Fort Lauderdale Criminal Defense Attorney Kenneth Padowitz Can Help You in Your Case for Assault or Battery
Assault and battery are categorized as violent crimes. Assault and battery are often discussed together, they are separate crimes under Florida law. Whereas assault is an act or threat that creates a reasonable apprehension of imminent harm or offensive contact, battery is a physical act that actually results in such harm or contact. Hence, assault is the threat of imminent violence while battery is the actual physical contact. Assault does not involve contact between the offender and the victim, but the intent to threaten, cause the victim to feel fear, or carry out a violent act.
In an assault case, the prosecution must show that the defendant had the requisite criminal intent and also that the defendant manifested this threat through the use of words, a gesture, or an intimidating act. Further, the defendant must have had the apparent ability at the time of the assault to actually carry out the threat and the victim must have actually feared imminent harm as a result of such threat. In Florida, the law distinguishes between simple assault, aggravated assault, and felony assault. The respective punishment for the different offenses varies based on the severity of the offense.
In the event that physical contact is made with the victim, Florida law provides for battery charges. The prosecution must prove that the defendant intentionally touched or struck the victim without the victim’s consent and against the victim’s will. Under Florida law, there are several different categories of battery including simple battery and aggravated battery. Simple battery requires that the defendant committed an unwanted touching of the victim with the intent to cause this physical contact without the victim’s consent, whereas aggravated battery requires that the defendant committed such act with the intent to cause serious bodily injury to the victim or that the defendant used a deadly weapon.
Penalties for Assault
The penalty in Florida for simple assault, which is a second-degree misdemeanor, can include imprisonment for up to sixty days and/or a fine of up to $500.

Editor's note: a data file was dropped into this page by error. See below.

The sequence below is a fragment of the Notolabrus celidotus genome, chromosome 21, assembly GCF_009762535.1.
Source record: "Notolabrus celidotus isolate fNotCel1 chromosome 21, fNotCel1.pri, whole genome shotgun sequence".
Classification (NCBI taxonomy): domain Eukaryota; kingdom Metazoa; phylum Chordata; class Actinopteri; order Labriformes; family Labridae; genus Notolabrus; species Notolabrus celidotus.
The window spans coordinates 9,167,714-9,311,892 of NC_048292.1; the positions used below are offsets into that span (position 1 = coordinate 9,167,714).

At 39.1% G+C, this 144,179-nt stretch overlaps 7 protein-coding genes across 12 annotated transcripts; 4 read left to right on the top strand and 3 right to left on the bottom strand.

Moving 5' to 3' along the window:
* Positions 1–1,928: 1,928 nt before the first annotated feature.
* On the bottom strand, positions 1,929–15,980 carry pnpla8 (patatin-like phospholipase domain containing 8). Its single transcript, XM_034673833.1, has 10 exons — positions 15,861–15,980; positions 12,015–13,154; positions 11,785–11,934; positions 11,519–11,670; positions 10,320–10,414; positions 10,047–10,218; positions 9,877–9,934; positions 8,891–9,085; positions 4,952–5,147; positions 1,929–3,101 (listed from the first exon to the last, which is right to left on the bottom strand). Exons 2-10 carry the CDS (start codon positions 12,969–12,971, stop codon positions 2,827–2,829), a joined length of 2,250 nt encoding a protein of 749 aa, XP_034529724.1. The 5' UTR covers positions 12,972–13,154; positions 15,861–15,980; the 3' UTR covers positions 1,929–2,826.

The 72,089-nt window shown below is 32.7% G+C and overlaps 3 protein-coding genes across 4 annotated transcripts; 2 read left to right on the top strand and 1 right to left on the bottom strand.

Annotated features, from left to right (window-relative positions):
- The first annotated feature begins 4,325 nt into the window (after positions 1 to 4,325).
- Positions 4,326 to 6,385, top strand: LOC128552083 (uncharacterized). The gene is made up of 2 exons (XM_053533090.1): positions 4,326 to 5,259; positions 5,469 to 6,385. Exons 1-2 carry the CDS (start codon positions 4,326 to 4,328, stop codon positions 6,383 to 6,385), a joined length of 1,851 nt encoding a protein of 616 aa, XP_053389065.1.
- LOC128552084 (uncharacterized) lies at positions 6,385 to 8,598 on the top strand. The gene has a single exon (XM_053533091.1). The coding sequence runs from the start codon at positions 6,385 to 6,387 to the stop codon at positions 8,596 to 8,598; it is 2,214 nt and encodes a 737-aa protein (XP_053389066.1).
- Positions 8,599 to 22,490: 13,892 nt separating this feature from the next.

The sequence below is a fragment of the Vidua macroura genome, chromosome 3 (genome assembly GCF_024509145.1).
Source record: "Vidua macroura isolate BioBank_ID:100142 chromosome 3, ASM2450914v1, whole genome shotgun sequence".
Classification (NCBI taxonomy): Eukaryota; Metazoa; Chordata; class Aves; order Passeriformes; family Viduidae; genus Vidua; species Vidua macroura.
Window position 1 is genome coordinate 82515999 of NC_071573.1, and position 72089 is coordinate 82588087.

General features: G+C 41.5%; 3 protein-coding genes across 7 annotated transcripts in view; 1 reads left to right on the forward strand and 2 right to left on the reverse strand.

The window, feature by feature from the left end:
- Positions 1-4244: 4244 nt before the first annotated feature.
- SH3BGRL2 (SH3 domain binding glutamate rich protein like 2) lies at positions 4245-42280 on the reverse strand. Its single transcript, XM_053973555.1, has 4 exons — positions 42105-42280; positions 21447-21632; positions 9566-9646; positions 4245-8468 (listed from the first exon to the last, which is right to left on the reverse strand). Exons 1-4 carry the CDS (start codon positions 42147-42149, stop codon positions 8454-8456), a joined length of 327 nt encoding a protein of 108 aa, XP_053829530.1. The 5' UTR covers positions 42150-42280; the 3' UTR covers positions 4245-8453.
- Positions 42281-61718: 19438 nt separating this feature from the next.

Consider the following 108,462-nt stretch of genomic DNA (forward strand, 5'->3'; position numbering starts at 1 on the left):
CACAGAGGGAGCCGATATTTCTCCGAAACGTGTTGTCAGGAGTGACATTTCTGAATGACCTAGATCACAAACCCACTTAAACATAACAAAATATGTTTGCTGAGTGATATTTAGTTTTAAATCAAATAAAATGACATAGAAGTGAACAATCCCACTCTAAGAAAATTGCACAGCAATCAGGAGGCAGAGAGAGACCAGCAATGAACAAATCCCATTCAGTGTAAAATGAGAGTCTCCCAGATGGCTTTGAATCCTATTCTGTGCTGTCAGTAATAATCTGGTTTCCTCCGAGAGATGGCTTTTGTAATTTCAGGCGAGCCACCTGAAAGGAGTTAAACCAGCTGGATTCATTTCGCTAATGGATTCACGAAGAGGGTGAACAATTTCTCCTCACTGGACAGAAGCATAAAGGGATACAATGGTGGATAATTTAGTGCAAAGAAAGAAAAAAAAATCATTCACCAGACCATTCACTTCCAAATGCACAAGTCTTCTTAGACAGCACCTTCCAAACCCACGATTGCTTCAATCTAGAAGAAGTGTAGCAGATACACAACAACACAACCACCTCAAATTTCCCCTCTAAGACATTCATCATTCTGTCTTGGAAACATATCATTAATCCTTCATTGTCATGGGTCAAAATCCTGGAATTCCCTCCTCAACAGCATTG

Aggravated assault is a third-degree felony under Florida law and can result in imprisonment for up to five years and/or a fine of $5,000.
Penalties for Battery
Simple battery is a first-degree misdemeanor. The state can request imprisonment for the maximum of one year and a fine of $1,000.
Felony battery is a third-degree felony, which can result in imprisonment for up to five years and/or a fine of $5,000.
Aggravated battery is a second degree felony, where the defendant can face imprisonment for up to fifteen years and/or a fine of $10,000.
Battery on a Law Enforcement Officer carries increased penalties.
Fort Lauderdale Criminal Defense Lawyer Kenneth Padowitz
Have you been charged with assault or battery? If so, there are various defenses that may be applicable in your case. It is important that you contact an attorney in order to discuss defense strategies immediately. Defenses that may be applicable include, but are not limited to lack of intent, consent, self-defense, defense of another person, defense of property, or an accident.
If you are facing charges for assault or battery, it is imperative that you secure legal counsel. The consequences for such charges may be severe. Kenneth Padowitz aggressively defends all assault cases for clients throughout Broward County and all of South Florida, including: Fort Lauderdale, Boca Raton, Miami, Palm Beach, Parkland, and Weston. Broward criminal lawyer, Kenneth Padowitz, is known for his legal expertise and will work with clients to explain the charges that they are facing so that they may develop and implement an effective plan of strategies for any and all charges. Contact our Fort Lauderdale criminal attorney at 954-761-3888 or via email to set up a time for an initial consultation.